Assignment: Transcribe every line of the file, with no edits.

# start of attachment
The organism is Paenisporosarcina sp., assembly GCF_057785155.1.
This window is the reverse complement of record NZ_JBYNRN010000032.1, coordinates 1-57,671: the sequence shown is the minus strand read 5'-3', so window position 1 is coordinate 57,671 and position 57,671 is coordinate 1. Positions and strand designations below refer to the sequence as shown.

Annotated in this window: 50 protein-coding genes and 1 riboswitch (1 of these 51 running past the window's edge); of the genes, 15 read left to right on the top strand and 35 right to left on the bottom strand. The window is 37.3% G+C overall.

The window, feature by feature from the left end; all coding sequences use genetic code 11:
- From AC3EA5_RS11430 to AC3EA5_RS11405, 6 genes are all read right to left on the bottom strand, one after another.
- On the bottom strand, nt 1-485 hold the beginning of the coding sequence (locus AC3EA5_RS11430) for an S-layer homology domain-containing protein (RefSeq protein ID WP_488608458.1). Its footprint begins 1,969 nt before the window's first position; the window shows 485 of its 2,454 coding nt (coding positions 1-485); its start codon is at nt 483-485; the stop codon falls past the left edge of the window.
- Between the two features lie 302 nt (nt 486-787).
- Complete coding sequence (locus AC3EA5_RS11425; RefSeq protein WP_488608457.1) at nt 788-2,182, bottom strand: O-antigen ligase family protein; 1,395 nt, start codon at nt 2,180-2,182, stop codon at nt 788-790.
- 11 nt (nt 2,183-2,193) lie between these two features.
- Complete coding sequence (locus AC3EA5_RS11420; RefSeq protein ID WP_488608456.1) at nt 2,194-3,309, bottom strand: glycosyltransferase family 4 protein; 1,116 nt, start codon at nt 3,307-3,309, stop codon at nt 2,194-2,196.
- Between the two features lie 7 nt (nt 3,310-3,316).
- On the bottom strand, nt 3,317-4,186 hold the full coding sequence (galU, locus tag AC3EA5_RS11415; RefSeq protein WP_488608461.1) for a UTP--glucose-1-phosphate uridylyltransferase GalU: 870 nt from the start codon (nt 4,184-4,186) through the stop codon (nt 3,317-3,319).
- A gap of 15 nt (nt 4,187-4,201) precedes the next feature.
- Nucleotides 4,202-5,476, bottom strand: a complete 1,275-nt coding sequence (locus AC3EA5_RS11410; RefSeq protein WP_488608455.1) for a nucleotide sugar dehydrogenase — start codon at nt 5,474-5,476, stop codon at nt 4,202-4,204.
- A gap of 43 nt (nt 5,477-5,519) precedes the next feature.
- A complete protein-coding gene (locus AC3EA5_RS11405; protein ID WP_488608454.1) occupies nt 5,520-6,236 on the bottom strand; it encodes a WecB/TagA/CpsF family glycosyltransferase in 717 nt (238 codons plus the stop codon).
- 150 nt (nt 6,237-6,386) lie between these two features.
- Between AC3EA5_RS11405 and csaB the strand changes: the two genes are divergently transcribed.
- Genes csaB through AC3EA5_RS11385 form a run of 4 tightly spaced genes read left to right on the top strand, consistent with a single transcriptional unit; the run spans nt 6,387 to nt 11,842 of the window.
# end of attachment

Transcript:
The organism is Paenisporosarcina sp., assembly GCF_057785155.1.
This window is the reverse complement of record NZ_JBYNRN010000032.1, coordinates 1-57,671: the sequence shown is the minus strand read 5'-3', so window position 1 is coordinate 57,671 and position 57,671 is coordinate 1. Positions and strand designations below refer to the sequence as shown.

Annotated in this window: 50 protein-coding genes and 1 riboswitch (1 of these 51 running past the window's edge); of the genes, 15 read left to right on the top strand and 35 right to left on the bottom strand. The window is 37.3% G+C overall.

The window, feature by feature from the left end; all coding sequences use genetic code 11:
- From AC3EA5_RS11430 to AC3EA5_RS11405, 6 genes are all read right to left on the bottom strand, one after another.
- On the bottom strand, nt 1-485 hold the beginning of the coding sequence (locus AC3EA5_RS11430) for an S-layer homology domain-containing protein (RefSeq protein ID WP_488608458.1). Its footprint begins 1,969 nt before the window's first position; the window shows 485 of its 2,454 coding nt (coding positions 1-485); its start codon is at nt 483-485; the stop codon falls past the left edge of the window.
- Between the two features lie 302 nt (nt 486-787).
- Complete coding sequence (locus AC3EA5_RS11425; RefSeq protein WP_488608457.1) at nt 788-2,182, bottom strand: O-antigen ligase family protein; 1,395 nt, start codon at nt 2,180-2,182, stop codon at nt 788-790.
- 11 nt (nt 2,183-2,193) lie between these two features.
- Complete coding sequence (locus AC3EA5_RS11420; RefSeq protein ID WP_488608456.1) at nt 2,194-3,309, bottom strand: glycosyltransferase family 4 protein; 1,116 nt, start codon at nt 3,307-3,309, stop codon at nt 2,194-2,196.
- Between the two features lie 7 nt (nt 3,310-3,316).
- On the bottom strand, nt 3,317-4,186 hold the full coding sequence (galU, locus tag AC3EA5_RS11415; RefSeq protein WP_488608461.1) for a UTP--glucose-1-phosphate uridylyltransferase GalU: 870 nt from the start codon (nt 4,184-4,186) through the stop codon (nt 3,317-3,319).
- A gap of 15 nt (nt 4,187-4,201) precedes the next feature.
- Nucleotides 4,202-5,476, bottom strand: a complete 1,275-nt coding sequence (locus AC3EA5_RS11410; RefSeq protein WP_488608455.1) for a nucleotide sugar dehydrogenase — start codon at nt 5,474-5,476, stop codon at nt 4,202-4,204.
- A gap of 43 nt (nt 5,477-5,519) precedes the next feature.
- A complete protein-coding gene (locus AC3EA5_RS11405; protein ID WP_488608454.1) occupies nt 5,520-6,236 on the bottom strand; it encodes a WecB/TagA/CpsF family glycosyltransferase in 717 nt (238 codons plus the stop codon).
- 150 nt (nt 6,237-6,386) lie between these two features.
- Between AC3EA5_RS11405 and csaB the strand changes: the two genes are divergently transcribed.
- Genes csaB through AC3EA5_RS11385 form a run of 4 tightly spaced genes read left to right on the top strand, consistent with a single transcriptional unit; the run spans nt 6,387 to nt 11,842 of the window.